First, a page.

One of the most promising concepts of second-generation blockchains is that of dApps (or “decentralised applications”). These are apps built on top of a blockchain. To date, few have made the headlines (with the exception, perhaps, of CryptoKitties), but there is a an increasingly large amount being pushed to the Ethereum mainnet, and even more in the works — State of the Dapps lists a range of projects in various stages of development. MetaMask will let users interact with these dApps using only their browser.
Bitcoin Magazine spoke with James Moreau from the MetaMask team to get a grasp of how their platform grants access to the growing ecosystem of games and applications on the Ethereum blockchain.
On top of facilitating access to decentralized applications, MetaMask also functions as an encrypted storage vault for Ethereum addresses. Users are able to generate multiple accounts, in which they can store Ether and ERC20-compliant tokens. It further supports various testnets (Ropsten, Kovan and Rinkeby), for experimentation with projects in beta. If users are already running a full node, they can tether the software to it.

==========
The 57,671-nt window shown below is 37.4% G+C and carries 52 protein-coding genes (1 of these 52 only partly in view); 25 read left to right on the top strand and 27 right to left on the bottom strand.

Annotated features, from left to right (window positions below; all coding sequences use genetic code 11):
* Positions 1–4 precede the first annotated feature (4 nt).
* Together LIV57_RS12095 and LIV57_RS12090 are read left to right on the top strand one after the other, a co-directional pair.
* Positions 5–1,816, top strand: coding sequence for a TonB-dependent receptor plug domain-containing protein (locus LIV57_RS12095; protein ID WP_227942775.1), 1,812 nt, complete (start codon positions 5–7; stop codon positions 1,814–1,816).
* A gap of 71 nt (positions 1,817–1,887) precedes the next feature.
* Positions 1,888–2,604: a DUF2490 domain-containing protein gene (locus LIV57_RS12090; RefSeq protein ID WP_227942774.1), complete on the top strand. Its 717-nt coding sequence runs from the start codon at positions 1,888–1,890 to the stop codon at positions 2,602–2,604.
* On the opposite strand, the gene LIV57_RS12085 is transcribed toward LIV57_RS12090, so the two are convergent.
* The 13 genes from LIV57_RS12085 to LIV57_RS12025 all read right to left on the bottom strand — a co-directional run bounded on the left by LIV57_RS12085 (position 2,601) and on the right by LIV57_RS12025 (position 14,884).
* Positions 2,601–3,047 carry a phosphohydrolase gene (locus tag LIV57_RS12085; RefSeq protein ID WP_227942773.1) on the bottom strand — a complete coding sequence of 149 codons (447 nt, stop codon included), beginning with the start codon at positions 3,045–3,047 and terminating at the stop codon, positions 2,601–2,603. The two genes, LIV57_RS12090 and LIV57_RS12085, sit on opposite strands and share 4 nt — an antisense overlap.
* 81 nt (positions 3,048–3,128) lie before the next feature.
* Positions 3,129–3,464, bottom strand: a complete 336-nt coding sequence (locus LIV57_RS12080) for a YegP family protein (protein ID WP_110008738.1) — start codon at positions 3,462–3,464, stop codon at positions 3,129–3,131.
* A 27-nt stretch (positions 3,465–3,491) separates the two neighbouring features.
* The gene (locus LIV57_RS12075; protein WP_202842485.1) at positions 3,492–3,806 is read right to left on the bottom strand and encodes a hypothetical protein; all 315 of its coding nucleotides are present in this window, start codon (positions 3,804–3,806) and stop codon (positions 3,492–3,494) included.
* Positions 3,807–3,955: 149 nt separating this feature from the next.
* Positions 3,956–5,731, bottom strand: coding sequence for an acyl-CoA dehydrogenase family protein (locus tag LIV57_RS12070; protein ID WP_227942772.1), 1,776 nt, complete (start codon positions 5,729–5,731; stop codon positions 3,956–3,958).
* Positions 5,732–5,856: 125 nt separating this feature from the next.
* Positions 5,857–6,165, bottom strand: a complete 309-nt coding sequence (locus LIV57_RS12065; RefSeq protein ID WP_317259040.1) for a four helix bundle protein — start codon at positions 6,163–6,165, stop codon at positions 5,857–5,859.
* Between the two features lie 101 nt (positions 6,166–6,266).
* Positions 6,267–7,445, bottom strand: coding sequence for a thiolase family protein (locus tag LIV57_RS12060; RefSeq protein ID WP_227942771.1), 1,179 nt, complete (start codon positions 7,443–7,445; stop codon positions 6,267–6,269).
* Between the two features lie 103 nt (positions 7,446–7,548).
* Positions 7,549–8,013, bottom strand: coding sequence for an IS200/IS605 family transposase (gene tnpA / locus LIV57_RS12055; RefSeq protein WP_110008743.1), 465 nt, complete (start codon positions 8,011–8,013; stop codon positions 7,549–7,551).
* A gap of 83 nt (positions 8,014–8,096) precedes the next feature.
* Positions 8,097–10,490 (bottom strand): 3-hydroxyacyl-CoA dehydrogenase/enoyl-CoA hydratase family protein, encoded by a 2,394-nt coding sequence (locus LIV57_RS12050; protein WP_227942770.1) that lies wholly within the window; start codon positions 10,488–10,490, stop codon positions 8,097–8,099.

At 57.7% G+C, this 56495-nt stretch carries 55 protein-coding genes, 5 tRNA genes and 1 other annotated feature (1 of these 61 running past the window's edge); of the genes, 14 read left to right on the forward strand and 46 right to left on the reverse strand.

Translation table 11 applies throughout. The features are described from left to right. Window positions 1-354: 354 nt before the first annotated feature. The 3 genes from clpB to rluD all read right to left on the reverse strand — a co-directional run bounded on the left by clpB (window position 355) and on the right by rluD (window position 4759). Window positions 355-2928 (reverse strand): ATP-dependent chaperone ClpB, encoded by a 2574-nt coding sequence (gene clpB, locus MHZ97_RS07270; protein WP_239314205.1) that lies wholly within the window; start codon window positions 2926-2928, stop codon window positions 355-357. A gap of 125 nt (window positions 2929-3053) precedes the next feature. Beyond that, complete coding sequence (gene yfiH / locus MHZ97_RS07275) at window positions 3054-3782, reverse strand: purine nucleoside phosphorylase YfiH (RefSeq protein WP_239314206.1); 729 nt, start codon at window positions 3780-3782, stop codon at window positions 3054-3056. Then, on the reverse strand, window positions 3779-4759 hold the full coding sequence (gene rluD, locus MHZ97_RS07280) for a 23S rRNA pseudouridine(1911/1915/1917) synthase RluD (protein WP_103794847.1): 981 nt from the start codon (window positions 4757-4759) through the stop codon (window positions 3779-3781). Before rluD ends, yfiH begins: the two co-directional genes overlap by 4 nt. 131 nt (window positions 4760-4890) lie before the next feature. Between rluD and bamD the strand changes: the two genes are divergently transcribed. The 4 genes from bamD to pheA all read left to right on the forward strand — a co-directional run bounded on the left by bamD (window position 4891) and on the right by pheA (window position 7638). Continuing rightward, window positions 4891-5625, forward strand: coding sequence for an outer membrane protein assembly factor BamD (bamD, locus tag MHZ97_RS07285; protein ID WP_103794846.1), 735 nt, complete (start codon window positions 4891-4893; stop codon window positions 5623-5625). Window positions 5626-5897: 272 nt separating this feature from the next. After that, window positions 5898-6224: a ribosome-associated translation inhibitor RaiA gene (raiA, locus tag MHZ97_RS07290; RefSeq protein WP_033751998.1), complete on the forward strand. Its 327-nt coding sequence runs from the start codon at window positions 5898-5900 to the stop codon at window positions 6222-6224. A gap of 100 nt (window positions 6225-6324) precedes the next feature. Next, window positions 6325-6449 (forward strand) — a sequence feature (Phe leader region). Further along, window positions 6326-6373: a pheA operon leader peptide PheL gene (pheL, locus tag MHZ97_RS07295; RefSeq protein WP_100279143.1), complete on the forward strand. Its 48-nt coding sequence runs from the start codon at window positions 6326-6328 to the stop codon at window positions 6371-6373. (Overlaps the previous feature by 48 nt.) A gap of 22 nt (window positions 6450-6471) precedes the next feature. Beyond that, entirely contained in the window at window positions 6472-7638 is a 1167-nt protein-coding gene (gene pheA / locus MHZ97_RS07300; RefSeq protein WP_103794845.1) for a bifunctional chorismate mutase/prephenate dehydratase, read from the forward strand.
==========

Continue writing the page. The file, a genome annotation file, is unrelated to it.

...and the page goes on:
The protocol has been praised for the simplicity in which it grants access to the infrastructure built atop the Ethereum blockchain. Evidently, it has been a popular extension, having reached its millionth download in early February 2018. It has clearly appealed to users who may have otherwise been dissuaded by the prospect of setting up a full